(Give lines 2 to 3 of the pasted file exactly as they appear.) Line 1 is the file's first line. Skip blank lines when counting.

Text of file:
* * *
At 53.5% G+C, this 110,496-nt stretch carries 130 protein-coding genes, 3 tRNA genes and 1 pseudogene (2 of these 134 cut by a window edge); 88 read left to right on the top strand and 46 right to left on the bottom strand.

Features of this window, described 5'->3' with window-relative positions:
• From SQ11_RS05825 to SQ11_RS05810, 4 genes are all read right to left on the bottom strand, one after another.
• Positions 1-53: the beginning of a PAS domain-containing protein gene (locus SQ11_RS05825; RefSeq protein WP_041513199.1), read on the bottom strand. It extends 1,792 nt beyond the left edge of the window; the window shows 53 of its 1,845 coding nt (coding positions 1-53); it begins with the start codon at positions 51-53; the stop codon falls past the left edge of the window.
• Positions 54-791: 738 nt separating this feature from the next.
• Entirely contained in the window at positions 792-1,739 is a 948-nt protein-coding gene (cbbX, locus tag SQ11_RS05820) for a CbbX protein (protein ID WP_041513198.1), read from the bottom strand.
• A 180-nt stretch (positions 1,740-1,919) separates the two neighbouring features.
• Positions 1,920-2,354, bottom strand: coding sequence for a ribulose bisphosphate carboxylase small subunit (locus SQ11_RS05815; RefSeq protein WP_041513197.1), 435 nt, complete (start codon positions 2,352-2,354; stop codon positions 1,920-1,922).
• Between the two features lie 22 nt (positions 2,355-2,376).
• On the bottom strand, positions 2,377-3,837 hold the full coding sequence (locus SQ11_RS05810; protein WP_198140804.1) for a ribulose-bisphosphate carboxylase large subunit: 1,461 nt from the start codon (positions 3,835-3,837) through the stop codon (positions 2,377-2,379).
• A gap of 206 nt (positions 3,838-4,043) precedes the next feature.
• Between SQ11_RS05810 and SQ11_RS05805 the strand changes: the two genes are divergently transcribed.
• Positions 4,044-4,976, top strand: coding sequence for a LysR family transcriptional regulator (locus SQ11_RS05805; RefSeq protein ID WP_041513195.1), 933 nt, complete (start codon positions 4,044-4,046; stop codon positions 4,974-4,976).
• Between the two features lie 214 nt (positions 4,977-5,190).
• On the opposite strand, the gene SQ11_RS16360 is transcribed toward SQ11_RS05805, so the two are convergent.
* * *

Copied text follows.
Features of this window, described 5'->3' with window-relative positions:
• From SQ11_RS05825 to SQ11_RS05810, 4 genes are all read right to left on the bottom strand, one after another.